Longmont dad denies ties to 'happy hookers'

Rocky Mountain News, August 6, 1999
By Manny Gonzales

LONGMONT -- After returning the National Parent of the Year award, Zack Prendergast Thursday denied allegations linking him to the "happy hookers for Jesus" cult.

In a letter to the National Parent of the Year Foundation, Prendergast denied he was ever a member of the Children of God cult which once prostituted female members.

"It has come to our attention that criticisms have been raised about us, and our service work overseas in the past. ... We are not affiliated with the Children of God group," Prendergast wrote.

Former members of the Children of God -- which started almost 40 years ago in California and spread worldwide -- claimed Prendergast, 50, and his wife operated a camp in Italy in the 1980s, which was an indoctrination site for children.

On July 22, the parent foundation recognized Prendergast and his wife, Naomi, as model parents to their 12 children and for devoting their lives to charity.

National Parents Day, the fourth Sunday of July, was created by Congress in 1994. The National Parents Day Foundation names the award winners in conjunction with the holiday.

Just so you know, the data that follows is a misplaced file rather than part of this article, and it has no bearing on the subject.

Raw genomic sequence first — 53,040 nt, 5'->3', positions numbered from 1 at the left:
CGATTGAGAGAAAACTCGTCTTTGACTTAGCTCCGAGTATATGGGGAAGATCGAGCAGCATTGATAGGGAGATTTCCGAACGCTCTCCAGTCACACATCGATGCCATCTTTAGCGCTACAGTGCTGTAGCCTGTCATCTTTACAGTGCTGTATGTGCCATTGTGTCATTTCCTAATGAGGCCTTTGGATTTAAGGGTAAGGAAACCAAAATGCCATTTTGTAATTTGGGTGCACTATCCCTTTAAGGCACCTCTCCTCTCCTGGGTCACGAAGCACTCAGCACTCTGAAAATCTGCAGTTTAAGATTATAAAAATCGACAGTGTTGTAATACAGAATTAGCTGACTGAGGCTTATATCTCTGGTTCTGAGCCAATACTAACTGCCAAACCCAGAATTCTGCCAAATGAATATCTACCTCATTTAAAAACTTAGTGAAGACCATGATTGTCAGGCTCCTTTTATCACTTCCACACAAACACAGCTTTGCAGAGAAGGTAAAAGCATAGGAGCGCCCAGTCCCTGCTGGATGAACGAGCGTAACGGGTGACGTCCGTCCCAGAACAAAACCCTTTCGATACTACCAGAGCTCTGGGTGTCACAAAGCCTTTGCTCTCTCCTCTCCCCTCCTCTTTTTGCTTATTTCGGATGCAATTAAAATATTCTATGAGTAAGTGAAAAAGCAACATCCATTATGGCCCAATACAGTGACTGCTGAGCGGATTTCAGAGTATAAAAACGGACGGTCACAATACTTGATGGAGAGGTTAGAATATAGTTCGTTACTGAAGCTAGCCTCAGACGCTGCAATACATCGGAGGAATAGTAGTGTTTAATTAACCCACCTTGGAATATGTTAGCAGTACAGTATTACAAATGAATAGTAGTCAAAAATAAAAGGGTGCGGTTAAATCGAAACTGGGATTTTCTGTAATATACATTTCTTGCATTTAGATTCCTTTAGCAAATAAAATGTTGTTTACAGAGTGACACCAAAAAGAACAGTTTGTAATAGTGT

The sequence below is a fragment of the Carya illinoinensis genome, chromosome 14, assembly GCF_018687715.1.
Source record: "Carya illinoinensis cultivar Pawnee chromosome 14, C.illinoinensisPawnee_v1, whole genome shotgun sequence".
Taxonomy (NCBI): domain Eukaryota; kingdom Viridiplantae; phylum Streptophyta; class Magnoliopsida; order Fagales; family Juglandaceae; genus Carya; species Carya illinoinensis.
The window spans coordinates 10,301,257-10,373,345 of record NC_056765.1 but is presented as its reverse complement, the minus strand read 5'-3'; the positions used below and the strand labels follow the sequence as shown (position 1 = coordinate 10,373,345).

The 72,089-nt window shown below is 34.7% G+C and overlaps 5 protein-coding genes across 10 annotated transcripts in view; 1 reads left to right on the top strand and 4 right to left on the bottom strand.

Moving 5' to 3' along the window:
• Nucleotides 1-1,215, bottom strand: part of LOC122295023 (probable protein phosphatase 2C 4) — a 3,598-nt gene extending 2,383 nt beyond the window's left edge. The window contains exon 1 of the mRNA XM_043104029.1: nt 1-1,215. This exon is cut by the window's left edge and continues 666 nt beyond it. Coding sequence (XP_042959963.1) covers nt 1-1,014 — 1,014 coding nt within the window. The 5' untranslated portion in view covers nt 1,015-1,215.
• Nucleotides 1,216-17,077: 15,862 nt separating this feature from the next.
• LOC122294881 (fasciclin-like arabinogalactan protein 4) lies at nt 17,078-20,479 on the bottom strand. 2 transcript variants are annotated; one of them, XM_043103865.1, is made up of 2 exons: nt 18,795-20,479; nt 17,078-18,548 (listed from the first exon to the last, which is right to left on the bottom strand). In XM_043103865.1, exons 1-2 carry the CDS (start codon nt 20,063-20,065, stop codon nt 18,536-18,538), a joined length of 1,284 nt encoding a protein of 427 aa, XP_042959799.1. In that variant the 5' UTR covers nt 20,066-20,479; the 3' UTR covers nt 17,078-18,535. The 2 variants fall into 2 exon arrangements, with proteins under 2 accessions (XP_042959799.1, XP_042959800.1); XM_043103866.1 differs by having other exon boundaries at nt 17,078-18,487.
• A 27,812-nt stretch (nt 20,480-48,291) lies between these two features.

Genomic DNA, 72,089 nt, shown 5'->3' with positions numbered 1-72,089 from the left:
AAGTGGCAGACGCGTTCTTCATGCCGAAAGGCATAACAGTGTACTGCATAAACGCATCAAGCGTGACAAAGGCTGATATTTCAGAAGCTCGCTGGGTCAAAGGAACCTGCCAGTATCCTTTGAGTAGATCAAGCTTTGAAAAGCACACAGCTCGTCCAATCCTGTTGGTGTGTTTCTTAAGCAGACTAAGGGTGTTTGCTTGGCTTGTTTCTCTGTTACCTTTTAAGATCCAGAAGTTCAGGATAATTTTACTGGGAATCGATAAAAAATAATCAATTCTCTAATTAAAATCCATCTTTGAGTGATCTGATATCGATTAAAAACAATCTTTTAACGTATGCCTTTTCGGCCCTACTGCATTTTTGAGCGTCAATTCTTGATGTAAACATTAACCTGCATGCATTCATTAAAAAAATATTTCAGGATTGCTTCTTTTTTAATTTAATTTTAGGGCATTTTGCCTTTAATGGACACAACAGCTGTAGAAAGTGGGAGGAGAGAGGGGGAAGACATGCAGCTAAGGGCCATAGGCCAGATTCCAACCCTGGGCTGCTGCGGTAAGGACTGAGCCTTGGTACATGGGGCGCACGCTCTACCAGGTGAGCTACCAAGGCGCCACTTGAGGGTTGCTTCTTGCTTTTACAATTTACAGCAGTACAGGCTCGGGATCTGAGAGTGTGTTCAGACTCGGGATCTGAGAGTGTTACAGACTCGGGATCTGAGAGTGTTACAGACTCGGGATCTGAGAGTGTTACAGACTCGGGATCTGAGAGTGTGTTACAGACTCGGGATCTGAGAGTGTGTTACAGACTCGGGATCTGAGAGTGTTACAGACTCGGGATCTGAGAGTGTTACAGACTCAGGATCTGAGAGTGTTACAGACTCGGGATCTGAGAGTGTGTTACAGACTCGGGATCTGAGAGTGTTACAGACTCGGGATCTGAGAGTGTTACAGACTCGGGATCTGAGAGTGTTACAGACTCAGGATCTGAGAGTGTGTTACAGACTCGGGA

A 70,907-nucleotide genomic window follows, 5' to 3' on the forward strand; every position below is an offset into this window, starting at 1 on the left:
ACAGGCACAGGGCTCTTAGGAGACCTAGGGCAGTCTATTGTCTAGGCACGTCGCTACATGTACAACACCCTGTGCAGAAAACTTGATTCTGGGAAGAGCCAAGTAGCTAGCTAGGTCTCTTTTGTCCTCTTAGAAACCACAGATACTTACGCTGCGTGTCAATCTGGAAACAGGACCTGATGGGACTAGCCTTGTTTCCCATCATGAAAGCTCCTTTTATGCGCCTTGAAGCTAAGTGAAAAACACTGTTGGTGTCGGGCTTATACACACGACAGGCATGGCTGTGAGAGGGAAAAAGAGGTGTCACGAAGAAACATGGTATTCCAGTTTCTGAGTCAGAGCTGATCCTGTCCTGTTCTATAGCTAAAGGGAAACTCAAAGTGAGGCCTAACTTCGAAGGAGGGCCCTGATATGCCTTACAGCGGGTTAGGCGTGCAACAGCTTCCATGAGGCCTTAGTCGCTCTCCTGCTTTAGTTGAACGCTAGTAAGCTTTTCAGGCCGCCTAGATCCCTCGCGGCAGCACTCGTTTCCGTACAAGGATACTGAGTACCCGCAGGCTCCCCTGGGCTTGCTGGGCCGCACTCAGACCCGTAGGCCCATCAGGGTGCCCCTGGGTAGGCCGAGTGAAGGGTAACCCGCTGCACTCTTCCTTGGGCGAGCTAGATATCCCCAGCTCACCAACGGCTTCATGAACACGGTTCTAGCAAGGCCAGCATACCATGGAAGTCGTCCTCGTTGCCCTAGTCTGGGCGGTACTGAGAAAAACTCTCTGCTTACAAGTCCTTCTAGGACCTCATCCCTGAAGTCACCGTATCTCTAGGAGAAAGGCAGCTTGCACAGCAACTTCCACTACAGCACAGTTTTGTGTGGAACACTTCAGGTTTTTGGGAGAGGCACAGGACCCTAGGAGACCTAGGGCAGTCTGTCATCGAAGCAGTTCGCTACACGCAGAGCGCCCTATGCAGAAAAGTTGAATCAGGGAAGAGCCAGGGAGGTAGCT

Some members of the foundation's award selection committee are affiliated with the Rev. Sun Myung Moon's Unification Church. Robert Grant, foundation president, was head of Moon's defunct American Freedom Coalition.

The foundation also receives money from businesses owned by Unification Church members.

Prendergast, who has developed teen fatherhood programs for former Gov. Roy Romer and was awarded a $25,000 grant to start a similar program for Alternatives for Youth, a Longmont nonprofit agency.

"Whether it's true or not, people see stuff like this and form their own opinions," said Tom Loftus, director of Alternatives for Youth. "I just hope it doesn't carry over to the program, the agency or any of the people it helps."

Prendergast's program has offered education resources and referrals for legal advice to more than 75 teen fathers in the past eight months, Loftus said. No decisions have been made as to whether Prendergast will be allowed to continue working with the agency.

Prendergast, who also runs a nonprofit organization called Family Services, said the distraction not only led him to return the award but caused him to miss delivering food to Denver homeless shelters.

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